Selecting a location: Location is a big deal with pineapples considering they require a minimum of 6 hours of sun a day. If you are planting the pineapple indoors, keep it in the absolute sunniest window of your home, most likely a south-facing window. When planting outside, pick the sunniest part of your yard, often the southern side.
Being a tropical, the pineapple cannot go below 60 degrees at any time. If you live in an area colder than this, you will need to bring your plant indoors over these days. During those frosty days, move your pineapple away from the window at night and close to the window during the day to maximize both heat savings and light exposure. If you do not have enough sun indoors, you can grow your plant under a grow light. For a grow light, you will want to give your pineapple 10 hours under it a day.
Planting Directions (in ground):
1) To plant yours in the ground (which you should only be doing in Southern Florida, Texas and California), you need to dig a hole three times the size of your root ball and the same depth.
2) Use a shovel to loosen up the ground around the hole and remove any debris, like dirt clumps, grass, or rocks so that the pineapples surface roots can grow freely.
3) Remove the plastic container from your tree’s roots and gently comb through the root ball to free them up a bit.
4) Place your tree in the hole making sure that it’s level with the surrounding ground and that it is standing straight up.
5) Mix in an acidic planting mix with compost and sand to form the optimal soil. Take that mix and stir it into your hole with the dirt you are planning to backfill with.
6) Tamp down the soil as you backfill. This will cut back on any air pockets that may form.
7) Water the planting site to settle the soil completely and then mulch to conserve water moisture in the soil.
BONUS TIP: Peat Moss is a good additive if you need to raise the PH of your soil and a special transplant fertilizer will do wonders for your pineapple. Once in the ground give your plant a good soaking to help it with the transplant stress.
Planting directions (potted):
1) To plant in a pot, select a container that has good drainage.
2) To prevent the holes from getting clogged, place two inches of rocks at the bottom of your container.
3) Place a little bit of dirt down and then the plant on top of that. Place acidic planting mix with two handfuls of sand stirred in around the plant until it reaches the base.
4) Give it a thorough watering (until water trickles out of the holes). Remember to empty your drip tray after each watering so it does not collect water.
Watering: In the tropics you have a rainy season and a dry season. You should try to mimic this pattern when watering your pineapple. During the spring and summer time water your pineapple once a week with a moderate amount of water. Over the winter you can reduce watering to every 12 days.
The best way to know if you are watering your plant the right amount is to stick your finger into the soil to a depth of three inches. If it is dry down there, water. If three inches down or less is wet, let your plant dry out more before your next watering. Examining foliage is an excellent way as well. Your plant should always be a bright green, if it goes to yellow, change how you water. (Go to the troubleshooting section for a deeper explanation).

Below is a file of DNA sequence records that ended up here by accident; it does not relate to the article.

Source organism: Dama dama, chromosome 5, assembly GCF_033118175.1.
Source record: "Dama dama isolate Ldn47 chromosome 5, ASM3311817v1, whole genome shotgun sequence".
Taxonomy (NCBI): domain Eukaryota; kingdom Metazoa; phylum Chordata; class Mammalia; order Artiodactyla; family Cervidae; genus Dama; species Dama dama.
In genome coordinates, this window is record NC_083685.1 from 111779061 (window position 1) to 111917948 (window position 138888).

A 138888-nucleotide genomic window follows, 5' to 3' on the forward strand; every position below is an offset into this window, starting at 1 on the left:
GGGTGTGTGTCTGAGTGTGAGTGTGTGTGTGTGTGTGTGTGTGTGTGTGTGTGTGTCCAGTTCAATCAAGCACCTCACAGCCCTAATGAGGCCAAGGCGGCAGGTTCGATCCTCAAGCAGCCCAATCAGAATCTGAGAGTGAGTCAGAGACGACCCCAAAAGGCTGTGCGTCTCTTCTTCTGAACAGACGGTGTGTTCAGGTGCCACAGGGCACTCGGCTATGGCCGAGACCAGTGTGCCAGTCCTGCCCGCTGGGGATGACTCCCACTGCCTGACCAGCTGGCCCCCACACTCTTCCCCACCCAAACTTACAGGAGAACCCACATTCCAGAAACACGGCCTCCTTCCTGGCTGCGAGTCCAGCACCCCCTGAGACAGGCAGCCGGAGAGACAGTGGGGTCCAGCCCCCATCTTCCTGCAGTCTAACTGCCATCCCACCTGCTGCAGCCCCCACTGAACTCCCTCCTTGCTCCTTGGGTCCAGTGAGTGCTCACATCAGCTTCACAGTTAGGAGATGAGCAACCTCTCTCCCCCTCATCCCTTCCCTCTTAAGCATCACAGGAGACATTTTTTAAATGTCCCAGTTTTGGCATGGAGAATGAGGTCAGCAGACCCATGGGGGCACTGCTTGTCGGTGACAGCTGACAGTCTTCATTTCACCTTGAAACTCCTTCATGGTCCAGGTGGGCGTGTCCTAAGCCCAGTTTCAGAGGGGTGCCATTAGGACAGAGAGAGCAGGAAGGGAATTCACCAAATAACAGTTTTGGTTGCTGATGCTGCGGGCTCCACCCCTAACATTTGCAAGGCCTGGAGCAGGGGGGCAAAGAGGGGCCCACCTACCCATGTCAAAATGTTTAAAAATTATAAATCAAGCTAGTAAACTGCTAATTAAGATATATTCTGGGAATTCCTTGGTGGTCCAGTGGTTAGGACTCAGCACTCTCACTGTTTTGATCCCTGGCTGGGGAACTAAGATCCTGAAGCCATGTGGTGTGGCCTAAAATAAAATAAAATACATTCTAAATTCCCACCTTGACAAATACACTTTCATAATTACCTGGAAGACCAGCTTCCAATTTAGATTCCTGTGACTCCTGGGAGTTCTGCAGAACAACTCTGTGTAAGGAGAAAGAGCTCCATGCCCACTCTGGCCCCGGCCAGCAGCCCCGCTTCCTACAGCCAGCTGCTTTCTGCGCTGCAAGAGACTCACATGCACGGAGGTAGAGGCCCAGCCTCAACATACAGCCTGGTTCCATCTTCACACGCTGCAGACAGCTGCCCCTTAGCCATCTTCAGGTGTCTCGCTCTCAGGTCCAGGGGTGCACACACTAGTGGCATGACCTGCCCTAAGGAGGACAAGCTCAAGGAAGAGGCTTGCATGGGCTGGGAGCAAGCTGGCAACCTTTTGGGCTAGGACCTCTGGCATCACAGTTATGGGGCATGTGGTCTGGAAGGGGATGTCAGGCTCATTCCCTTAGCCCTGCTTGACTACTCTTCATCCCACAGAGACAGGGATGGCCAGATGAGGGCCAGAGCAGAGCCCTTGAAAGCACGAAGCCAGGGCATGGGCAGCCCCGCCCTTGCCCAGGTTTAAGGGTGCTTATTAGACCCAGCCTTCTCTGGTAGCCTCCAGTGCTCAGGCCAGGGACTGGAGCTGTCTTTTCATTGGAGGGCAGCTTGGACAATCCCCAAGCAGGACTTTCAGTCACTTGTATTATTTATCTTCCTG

Fertilizer: The best fertilizer for your pineapple is a slow release 10-10-10 fertilizer formula. The slow release works the best for pineapples because it does not burn them like other fertilizers. If you want to give your plant a good head start, mix in your soil an additive containing beneficial bacteria or Mycorrhizal fungi (available for purchase in our Root Rocket stimulator). These act as a probiotic for your plant. A very important nutrient for pineapples is zinc. Ensure your fertilizer has zinc sulfate for best health. Avoid getting fertilizer on the new leaves and flowers so they are not irritated.
Weed Control: Weeds are little thieves that steal vital nutrients from your plants while at the same time crowding it out. Keep those pesky weeds away!
Pollination and Fruiting: Pineapples will fruit after their flowers fall off. Once you see a fruit, it will normally take about 5 months to ripen before you can eat it. You know your pineapple is ready to pick when it is a golden color all the way around. As for pollination, your pineapple will do o.k. by itself but will produce a lot better fruit with a second to pollinate it.
Picking: If you pick a pineapple just right you can get up to three years of fruiting off a single plant. The key here is removing the fruit at the precise spot. The first step is to sterilize the knife you plan to use on you pineapple. Just as surgeons use sterilized instruments on their patients you too MUST use a bacteria free knife to reduce the risk of infection for your patient (the pineapple). Rubbing alcohol is perfect for sterilization of your cutting tools.
Start by getting a firm grasp on the pineapple fruit with one hand (I recommend gloves so you don’t get poked). Next cut the fruit from the stem making sure to leave one inch of stem attached to the base of the pineapple fruit. Make sure you do not damage the remaining stem in the process. The second and third fruitings are a little bit tinier than the first but taste just as sweet! If you plan on getting a second year of fruit you will need to change out the old soil with a fresh, new bag of acidic planting mix with two handfuls of sand.